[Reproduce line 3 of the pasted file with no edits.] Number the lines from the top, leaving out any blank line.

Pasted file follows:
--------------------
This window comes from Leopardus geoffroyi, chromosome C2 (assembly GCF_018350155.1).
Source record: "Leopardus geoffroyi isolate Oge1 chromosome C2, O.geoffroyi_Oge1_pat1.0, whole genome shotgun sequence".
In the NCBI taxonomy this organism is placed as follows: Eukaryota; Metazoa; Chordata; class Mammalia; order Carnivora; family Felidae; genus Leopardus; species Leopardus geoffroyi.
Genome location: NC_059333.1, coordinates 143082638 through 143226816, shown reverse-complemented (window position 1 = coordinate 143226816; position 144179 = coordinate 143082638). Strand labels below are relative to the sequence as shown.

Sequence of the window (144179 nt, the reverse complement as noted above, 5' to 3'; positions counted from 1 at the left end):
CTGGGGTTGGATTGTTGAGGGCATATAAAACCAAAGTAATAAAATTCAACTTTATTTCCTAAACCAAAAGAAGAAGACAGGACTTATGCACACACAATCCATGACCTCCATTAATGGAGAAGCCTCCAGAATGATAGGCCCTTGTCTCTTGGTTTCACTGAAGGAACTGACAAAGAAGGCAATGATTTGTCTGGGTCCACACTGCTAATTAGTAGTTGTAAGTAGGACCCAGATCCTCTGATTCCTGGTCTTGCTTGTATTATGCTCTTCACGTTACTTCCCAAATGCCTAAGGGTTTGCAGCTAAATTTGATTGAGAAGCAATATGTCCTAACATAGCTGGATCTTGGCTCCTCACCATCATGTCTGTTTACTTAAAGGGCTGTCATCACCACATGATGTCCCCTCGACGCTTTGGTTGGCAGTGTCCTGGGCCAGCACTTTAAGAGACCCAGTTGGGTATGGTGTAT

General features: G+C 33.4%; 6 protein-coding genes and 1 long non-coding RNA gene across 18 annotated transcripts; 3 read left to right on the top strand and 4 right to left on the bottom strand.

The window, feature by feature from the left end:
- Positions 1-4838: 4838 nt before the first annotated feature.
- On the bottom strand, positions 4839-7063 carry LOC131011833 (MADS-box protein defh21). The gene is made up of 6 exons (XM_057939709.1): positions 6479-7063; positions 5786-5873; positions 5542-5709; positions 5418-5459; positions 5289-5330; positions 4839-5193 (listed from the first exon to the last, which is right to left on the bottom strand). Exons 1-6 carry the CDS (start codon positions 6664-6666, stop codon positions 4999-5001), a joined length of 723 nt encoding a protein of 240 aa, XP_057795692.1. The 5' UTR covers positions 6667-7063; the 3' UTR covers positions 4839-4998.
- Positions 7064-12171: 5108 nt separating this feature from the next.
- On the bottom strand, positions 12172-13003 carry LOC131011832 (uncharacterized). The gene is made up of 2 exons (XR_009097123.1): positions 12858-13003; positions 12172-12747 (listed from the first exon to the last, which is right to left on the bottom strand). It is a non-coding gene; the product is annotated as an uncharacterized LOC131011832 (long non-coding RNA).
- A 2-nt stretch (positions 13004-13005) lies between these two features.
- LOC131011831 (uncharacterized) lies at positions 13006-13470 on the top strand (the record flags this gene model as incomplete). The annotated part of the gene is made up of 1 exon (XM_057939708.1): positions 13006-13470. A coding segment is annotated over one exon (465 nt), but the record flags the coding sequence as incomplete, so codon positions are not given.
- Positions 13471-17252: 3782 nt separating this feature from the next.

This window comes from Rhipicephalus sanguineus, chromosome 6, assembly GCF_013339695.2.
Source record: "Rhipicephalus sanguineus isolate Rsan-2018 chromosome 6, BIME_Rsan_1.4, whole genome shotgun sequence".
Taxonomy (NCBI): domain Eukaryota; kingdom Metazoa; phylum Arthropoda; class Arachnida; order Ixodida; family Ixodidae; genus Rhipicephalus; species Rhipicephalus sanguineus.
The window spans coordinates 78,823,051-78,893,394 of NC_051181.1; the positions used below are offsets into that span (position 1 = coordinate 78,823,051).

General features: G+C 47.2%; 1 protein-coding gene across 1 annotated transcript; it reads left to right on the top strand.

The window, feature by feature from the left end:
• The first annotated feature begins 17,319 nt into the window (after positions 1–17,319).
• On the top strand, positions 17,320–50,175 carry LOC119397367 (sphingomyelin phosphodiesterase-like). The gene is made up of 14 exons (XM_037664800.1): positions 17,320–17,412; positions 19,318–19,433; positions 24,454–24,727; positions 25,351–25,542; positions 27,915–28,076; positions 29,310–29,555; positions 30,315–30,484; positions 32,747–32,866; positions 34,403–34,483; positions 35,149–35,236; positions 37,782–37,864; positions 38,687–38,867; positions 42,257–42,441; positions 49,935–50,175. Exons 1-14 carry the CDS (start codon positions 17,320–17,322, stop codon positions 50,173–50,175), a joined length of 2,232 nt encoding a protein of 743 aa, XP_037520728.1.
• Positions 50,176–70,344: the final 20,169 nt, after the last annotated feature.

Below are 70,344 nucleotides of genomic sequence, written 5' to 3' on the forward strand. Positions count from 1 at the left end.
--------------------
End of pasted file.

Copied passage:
In the NCBI taxonomy this organism is placed as follows: Eukaryota; Metazoa; Chordata; class Mammalia; order Carnivora; family Felidae; genus Leopardus; species Leopardus geoffroyi.